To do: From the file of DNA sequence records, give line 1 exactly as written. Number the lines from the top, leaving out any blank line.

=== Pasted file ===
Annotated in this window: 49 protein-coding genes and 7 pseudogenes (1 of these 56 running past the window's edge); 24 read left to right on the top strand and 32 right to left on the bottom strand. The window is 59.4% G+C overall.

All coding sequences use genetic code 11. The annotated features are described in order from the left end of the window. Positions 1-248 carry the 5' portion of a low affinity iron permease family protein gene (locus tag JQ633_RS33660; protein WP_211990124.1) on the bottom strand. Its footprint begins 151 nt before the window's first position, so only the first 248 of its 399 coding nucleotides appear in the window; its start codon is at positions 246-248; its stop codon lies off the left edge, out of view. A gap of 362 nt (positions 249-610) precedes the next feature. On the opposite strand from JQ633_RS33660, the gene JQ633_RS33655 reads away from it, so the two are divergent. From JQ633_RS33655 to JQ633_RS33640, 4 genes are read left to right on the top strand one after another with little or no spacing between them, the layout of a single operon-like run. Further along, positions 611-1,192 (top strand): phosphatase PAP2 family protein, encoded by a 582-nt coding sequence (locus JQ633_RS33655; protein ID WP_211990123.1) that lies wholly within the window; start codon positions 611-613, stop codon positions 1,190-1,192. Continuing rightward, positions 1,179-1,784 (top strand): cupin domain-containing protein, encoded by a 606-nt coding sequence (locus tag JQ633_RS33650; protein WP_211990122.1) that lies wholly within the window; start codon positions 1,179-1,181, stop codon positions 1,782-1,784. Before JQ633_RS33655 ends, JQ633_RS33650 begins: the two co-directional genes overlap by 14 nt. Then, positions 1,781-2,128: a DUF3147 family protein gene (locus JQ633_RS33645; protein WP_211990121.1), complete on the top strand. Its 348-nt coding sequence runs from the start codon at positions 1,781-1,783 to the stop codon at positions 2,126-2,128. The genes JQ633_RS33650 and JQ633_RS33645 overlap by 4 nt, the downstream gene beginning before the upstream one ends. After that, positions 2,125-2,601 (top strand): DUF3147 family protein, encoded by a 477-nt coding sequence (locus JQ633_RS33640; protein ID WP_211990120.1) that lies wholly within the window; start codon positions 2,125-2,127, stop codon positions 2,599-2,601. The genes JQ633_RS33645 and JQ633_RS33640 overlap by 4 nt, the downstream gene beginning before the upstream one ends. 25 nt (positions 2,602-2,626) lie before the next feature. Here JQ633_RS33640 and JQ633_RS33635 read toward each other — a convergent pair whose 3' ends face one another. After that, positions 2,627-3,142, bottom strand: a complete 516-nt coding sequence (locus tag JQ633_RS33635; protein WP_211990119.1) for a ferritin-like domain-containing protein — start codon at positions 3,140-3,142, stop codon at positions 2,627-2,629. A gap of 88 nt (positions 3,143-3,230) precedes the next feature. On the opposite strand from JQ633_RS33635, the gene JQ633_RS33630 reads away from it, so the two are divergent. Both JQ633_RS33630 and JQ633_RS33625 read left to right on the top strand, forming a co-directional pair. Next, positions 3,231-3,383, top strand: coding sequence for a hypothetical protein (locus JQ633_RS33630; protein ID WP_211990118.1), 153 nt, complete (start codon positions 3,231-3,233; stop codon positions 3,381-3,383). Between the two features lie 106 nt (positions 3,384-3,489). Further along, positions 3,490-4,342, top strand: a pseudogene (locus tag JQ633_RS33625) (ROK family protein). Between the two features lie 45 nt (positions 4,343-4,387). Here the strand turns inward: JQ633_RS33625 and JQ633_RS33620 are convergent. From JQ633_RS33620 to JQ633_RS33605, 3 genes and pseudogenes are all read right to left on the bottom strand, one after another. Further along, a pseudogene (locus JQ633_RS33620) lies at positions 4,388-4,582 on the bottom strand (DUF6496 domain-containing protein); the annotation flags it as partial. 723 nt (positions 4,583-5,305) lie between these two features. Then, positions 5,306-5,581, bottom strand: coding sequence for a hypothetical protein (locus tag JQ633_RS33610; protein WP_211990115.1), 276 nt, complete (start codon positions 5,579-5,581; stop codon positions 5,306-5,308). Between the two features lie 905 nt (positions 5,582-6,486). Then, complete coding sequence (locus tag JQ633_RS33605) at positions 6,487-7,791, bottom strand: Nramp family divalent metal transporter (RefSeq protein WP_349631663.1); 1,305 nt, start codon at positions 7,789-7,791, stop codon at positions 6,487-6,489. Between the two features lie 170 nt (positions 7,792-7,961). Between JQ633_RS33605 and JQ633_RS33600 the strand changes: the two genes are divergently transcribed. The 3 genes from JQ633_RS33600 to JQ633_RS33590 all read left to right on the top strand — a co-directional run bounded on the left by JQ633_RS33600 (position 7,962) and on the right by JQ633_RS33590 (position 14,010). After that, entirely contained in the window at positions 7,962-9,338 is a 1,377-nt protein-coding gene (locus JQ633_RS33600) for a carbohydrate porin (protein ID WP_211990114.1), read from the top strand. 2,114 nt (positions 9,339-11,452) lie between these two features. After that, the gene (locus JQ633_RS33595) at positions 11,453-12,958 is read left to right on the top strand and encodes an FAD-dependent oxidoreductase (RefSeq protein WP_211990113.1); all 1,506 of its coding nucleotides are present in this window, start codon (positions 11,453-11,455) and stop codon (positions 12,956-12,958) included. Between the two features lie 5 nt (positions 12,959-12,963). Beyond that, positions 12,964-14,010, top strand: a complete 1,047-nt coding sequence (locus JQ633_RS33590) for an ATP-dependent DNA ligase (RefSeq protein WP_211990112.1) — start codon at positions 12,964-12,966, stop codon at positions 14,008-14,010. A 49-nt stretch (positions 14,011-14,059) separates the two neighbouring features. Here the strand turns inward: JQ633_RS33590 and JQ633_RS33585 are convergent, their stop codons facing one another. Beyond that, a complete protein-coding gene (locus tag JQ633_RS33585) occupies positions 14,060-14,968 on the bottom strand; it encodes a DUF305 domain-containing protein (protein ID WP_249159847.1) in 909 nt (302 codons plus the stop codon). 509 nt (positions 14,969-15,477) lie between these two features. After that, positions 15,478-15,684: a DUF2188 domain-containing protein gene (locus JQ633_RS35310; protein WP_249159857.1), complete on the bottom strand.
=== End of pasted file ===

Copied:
Annotated in this window: 49 protein-coding genes and 7 pseudogenes (1 of these 56 running past the window's edge); 24 read left to right on the top strand and 32 right to left on the bottom strand. The window is 59.4% G+C overall.